Ways to Improve Your Sport Climbing/Bouldering (5): Resting (EASY-MEDIUM)

Resting enough between efforts can help you send routes in fewer tries.

Resting enough between efforts can help you send routes in fewer tries.

Rest: it seems like a no-brainer. To climb your best, you should rest enough between efforts, get plenty of sleep and take ample rest days to enhance recovery between workouts and climbing days. Yet the simple concept of resting proves to be a pitfall for nearly all enthusiastic sport climbers and boulderers at some point in their climbing lives. Not resting enough can sabotage your performance both short-term and long-term, undermine your potential progress, decrease or burn out your excitement for climbing and ultimately, lead to overtraining and overuse injuries.

Resting Between Attempts

Boulderers and sport climbers often try to cram as much climbing as they possibly can into every day they climb or train. Taking this approach makes it easy to sabotage your performance potential or training gains on any given day. Focusing instead on quality efforts with plenty of rest in between each try can yield more successful sends or valuable training sessions, even if you get less climbing in for the day. It’s all about priorities — are you more interested in sending a hard project or problem, or are you interested in climbing nonstop until you’re exhausted?

As a general rule, the longer, more taxing and more involved the climbing or bouldering effort is, the longer the rest period between attempts you will likely need in order to recover fully or fully enough for another solid attempt. This means that for a short, explosive boulder problem, resting 5 to 8 minutes may suffice before you’re ready to give it another full-power effort. On the opposite end of the spectrum, a 130-foot ultra-endurance sport climb that takes 45 minutes per redpoint effort might require an hour or more rest before your next attempt. As will all things athletic, the exact and perfect amount of resting time will vary from individual to individual. It’s your job to learn how much rest works best for you in each climbing situation, and then to be disciplined enough (only if you care about maximizing your sending efforts, of course) to put a timer on yourself so that you make sure you rest enough in between attempts to optimize your performance on any given day.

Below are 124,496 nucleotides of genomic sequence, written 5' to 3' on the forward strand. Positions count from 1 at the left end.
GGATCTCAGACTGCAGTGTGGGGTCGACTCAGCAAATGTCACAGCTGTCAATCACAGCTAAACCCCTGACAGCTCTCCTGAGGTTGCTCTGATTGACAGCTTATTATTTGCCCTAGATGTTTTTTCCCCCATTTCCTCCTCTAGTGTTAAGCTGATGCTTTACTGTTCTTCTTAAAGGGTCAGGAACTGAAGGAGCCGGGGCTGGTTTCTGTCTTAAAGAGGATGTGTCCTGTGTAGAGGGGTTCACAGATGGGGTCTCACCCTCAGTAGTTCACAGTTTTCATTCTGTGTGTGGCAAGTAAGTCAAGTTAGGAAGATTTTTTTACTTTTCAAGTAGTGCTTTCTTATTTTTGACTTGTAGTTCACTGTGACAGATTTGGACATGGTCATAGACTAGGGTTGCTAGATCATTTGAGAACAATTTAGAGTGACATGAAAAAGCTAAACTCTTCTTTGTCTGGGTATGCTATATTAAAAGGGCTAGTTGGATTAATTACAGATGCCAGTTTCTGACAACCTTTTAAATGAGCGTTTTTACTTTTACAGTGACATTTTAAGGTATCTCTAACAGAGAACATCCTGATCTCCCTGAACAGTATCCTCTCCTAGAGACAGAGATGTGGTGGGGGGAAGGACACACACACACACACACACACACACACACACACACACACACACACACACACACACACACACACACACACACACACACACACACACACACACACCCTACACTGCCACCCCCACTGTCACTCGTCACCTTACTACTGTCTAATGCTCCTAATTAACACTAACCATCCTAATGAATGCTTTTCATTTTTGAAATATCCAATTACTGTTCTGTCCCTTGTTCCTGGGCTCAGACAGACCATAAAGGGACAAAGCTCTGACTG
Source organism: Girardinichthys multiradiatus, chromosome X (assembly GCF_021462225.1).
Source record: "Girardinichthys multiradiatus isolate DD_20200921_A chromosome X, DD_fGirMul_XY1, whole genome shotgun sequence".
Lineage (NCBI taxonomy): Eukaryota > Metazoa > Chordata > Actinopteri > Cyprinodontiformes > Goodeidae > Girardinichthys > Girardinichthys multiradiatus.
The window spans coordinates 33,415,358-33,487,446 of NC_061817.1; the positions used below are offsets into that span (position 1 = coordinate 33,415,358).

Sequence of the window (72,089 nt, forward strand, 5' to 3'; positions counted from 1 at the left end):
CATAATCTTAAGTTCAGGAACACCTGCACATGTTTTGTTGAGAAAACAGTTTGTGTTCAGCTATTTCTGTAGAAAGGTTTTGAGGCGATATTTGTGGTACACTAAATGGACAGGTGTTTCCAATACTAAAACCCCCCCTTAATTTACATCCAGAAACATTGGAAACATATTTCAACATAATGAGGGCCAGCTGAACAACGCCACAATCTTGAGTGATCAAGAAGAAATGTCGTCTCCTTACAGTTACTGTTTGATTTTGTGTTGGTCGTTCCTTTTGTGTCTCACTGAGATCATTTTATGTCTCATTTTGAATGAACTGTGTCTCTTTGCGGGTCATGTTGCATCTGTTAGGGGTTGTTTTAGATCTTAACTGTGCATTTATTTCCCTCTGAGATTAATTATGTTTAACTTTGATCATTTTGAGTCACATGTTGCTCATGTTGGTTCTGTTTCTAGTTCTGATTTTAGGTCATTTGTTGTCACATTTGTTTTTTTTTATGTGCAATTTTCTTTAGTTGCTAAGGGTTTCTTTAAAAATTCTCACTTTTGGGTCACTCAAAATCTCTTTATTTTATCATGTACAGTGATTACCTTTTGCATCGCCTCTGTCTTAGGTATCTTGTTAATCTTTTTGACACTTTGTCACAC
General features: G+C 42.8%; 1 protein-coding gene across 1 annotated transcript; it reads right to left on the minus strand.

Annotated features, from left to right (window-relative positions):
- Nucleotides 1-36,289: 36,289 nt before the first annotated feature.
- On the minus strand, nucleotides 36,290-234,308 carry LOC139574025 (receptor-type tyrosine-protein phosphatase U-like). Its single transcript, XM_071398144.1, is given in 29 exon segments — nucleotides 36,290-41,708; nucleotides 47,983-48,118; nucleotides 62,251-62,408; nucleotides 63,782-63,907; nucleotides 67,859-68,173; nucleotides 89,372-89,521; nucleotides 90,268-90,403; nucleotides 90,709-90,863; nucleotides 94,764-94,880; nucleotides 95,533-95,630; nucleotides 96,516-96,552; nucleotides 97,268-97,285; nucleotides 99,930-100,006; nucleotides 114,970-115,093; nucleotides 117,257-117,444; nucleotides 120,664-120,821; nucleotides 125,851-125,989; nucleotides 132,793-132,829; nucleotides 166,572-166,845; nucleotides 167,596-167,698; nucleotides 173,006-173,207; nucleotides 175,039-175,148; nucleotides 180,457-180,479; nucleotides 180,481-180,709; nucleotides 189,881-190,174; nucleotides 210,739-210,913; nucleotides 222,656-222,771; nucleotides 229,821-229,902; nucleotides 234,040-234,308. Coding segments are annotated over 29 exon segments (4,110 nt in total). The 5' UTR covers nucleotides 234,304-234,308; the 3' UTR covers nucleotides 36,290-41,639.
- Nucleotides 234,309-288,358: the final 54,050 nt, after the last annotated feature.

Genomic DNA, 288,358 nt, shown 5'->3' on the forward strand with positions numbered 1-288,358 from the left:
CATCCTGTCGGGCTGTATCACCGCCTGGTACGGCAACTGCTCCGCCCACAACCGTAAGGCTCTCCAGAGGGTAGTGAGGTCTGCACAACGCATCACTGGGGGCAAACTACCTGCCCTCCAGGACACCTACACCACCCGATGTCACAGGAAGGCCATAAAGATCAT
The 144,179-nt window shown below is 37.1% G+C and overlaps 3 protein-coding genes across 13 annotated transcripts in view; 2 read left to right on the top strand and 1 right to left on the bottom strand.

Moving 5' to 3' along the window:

Use the time you rest between climbs or problems wisely. Belay if you have to belay, of course, but make sure you rehydrate and have a small refueling snack (optimally of that magical 3 or 4:1 ratio of carbs to protein) right when you get down from a lengthy redpointing effort, to give your body time to replenish your glycogen stores prior to your next attempt. Drink frequently and regularly throughout bouldering sessions. Consider using a sports drink to help your muscles stay well-fueled if eating while bouldering or climbing doesn’t work for you. While you rest, visualize the climb or problem from bottom to top, reviewing the pacing and the movements. Walk around and stay mildly active; you may experience better performance than if you spend your time off sitting or lying on the ground, as evidenced by an April 2000 study reported in the “International Journal of Sports Medicine.”

Sleeping for Recovery

Sleep is essential for optimal athletic performance and recovery. Create a sleeping schedule and routine and take these seriously as key components of both climbing performance and training sessions. Climbers should aim for a minimum of seven hours of sleep every night, but may see greater benefits from sleeping for 10 hours or longer.

Rest Days and Workout Intensities

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